Archive for The Fifty Year Decline and Fall of Hollywood

The Fifty Year Declin an Fa l o oll wo

Posted in FILM, literature with tags , , , , on February 19, 2008 by dcairns



My copy of Ezra Goodman’s marvellous The Fifty Year Decline and Fall of Hollywood, which I bought for about 25p on Amazon and which arrived smelling of cabbage, is disintegrating as I read it.

I feel like Rod Taylor! No, my voice has not assumed the guttural tones of the Antipodean, nor has my nose exploded into a bulging sculpture of gesticulating cartilage, like an arthritic shadow puppet cast in flesh.

I’m thinking of Rod’s struggle with the sum total of human knowledge in George Pal’s moving and intelligent THE TIME MACHINE, where Rod touches many a dusty volume of forgotten lore which hasn’t been read in a thousand years, only for them to flake and powder into vaporous nothingness under the pressure of his hulking Aussie digits.

So I may be the last human to read this particular copy of this particular book, which has a sad finality about it. But not as sad as it’ll be if the creeping decomposition outdistances my reading speed. Better CRACK ON.

The first KINDLE

(Shouldn’t be mean about Rod — he gives a beautifully sensitive performance in TIME MACHINE, not to mention the rest of his enviable career.)


Quote of the day: Wonder Kid?

Posted in FILM, literature with tags , , , , , , , , on January 30, 2008 by dcairns


From Ezra Goodman’s marvellous The Fifty Year Decline and Fall of Hollywood ~

‘Director King Vidor’s story, in his autobiography, A Tree is a Tree*, about how [M.G.M. executive Irving] Thalberg coolly conducted a story conference during a funeral, is a hair-raising tip-off to the man’s character. The funeral was Mabel Normand’s, and the screen story under discussion was that of  the homicidal Billy the Kid. The busy Thalberg did not have any time to waste. The conference between him and Vidor started in a limousine on the way to the funeral, continued intermittently through the services (“Too many murders,” Thalberg whispered of the movie plot at one point), and was concluded by the time the car reached the studio again. Thalberg bounded up the steps to his office, told Vidor “I’ll call you,” and, as Vidor noted, “the story conference was at an end.”‘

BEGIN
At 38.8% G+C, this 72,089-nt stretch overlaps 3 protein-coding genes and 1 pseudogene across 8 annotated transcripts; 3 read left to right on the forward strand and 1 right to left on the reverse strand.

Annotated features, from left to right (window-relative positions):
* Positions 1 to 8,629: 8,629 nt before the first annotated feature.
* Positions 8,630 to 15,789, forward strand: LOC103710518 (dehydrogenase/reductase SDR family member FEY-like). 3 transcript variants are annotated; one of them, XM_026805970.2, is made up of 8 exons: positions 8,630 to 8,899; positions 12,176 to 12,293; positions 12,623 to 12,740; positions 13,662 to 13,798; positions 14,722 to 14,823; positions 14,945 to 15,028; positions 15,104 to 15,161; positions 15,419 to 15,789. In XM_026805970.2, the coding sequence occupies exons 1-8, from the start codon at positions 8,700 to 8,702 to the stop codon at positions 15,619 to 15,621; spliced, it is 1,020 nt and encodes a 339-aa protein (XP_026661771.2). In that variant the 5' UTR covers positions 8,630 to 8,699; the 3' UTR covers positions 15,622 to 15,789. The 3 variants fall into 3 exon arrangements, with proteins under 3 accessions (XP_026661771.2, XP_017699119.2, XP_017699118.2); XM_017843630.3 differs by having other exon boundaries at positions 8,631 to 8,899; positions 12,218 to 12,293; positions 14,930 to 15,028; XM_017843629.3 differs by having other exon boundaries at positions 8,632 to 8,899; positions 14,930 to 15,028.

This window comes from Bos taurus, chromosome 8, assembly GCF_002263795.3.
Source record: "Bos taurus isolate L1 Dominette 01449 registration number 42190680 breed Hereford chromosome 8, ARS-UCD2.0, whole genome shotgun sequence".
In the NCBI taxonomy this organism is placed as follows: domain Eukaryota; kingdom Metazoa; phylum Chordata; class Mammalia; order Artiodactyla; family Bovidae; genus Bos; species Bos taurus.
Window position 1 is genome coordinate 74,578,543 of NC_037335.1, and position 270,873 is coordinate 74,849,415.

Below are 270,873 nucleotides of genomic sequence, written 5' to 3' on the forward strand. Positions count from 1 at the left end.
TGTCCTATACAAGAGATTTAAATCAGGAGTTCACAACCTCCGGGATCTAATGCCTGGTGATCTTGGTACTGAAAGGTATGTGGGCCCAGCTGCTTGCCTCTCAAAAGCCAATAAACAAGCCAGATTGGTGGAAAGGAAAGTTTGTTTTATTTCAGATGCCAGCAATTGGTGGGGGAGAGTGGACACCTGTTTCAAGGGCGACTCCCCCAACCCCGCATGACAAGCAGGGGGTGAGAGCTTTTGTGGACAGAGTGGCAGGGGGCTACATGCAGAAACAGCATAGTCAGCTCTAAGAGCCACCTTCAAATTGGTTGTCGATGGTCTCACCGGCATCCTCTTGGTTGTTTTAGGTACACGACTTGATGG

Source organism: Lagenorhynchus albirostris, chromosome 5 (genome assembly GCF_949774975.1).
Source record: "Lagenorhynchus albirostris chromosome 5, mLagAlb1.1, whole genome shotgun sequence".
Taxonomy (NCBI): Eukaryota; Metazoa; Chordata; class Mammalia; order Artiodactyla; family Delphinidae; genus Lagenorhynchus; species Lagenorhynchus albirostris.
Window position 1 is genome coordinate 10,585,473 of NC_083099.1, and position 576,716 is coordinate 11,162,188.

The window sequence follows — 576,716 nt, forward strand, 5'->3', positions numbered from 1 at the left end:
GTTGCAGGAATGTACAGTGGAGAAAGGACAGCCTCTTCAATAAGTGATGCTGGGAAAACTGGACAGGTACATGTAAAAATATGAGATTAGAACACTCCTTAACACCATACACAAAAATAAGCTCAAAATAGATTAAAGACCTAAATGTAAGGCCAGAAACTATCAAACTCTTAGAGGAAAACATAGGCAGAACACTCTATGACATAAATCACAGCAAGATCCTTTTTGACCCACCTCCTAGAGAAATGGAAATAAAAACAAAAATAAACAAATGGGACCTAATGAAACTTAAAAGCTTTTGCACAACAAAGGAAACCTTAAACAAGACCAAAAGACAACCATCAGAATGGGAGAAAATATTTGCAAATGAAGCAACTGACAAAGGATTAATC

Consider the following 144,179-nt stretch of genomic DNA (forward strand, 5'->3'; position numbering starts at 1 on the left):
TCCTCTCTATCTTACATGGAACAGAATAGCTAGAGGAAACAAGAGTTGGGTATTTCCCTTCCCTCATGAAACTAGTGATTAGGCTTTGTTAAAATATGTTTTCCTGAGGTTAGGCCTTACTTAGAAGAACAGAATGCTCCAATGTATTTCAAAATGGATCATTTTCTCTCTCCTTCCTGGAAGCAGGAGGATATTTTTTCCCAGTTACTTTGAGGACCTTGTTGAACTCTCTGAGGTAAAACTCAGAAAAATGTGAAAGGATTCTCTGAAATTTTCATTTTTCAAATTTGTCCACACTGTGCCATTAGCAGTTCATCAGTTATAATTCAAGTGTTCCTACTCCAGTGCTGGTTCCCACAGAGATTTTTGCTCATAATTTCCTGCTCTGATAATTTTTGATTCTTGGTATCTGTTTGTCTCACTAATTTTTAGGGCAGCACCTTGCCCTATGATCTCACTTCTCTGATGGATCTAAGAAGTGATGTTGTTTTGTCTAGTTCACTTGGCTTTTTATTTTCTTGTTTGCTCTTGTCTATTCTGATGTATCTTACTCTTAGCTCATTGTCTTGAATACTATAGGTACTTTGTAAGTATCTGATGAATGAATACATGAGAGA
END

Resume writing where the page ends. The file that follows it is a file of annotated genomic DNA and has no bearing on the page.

tell me Mabel are you able?

Goodman’s book is full of such insights, drawn from many other sources but also from his long experience as a Hollywood press-man. The lack of respect shown by Thalberg to Normand, a key figure of the silent era (she’s rumoured to have thrown the screen’s first custard pie) is horrifying. On the very next page, Goodman gives us:

‘Thalberg’s successors never enjoyed the esteem he did. It has been said that the imposing M.G.M. executive building, named after Thalberg, is air-conditioned and hermetically sealed “so that the ghost of Irving can’t get in to see what they are doing.”‘

Lovely. And he’s good at demolishing the myth of Thalberg’s genius: ‘For sheer bad taste and bad movie-making, it would not have been easy to beat some of the pictures Thalberg turned out,’ — I’m inclined to agree. Then as now, the pursuit of “quality” in Hollywood is usually an alibi for middlebrow tedium and/or vulgarity. The really interesting work is made by people who are aiming for something more, or less.

*I haven’t got this book and I WANT IT! But I do have A Cast of Killers, by Sidney D. Kirkpatrick, which details Vidor’s retirement project: investigating the 1922 murder of film director William Desmond Taylor, a case which involved numerous Hollywood greats — including Mabel Normand. Film directors don’t like unsolved murder cases, especially when the victim is a film director: it’s what you call a vested interest. Plus they tend not to like inconclusive endings in Hollywood. Anyhow, Vidor, being a storyteller, convinces himself of a massive conspiracy, which may well be true but is just the story you’d expect from him. Fiona and I love the idea of Vidor as detective. He could carry a badge with the M.G.M. lion on it and say things like “Freeze! King Vidor!”

Where were you on the night of February 1st 1922?

Quote of the day: The scented volume.

Posted in FILM, literature with tags , , , , on January 24, 2008 by dcairns

Lady with Torch

“It’s not a business, it’s a racket.”

~ Harry Cohn, quoted in Ezra Goodman’s The Fifty Year Decline and Fall of Hollywood.

looky looky looky here comes booky

My copy of this just arrived. Looks GREAT! And was very cheap, but — smells funny. You know, just kind of… funny.

Can’t complain. The price was low low low. But still… what IS that smell???

(Opening the book at random in search of other nice lines, I find this, Cecil B. DeMille’s summary of his movie-making philosophy. It sounds tried and true but oddly I don’t think I’ve ever heard it before ~ ‘I will trade you forty gorgeously beautiful Hawaiian sunsets for one good sock on the jaw.’)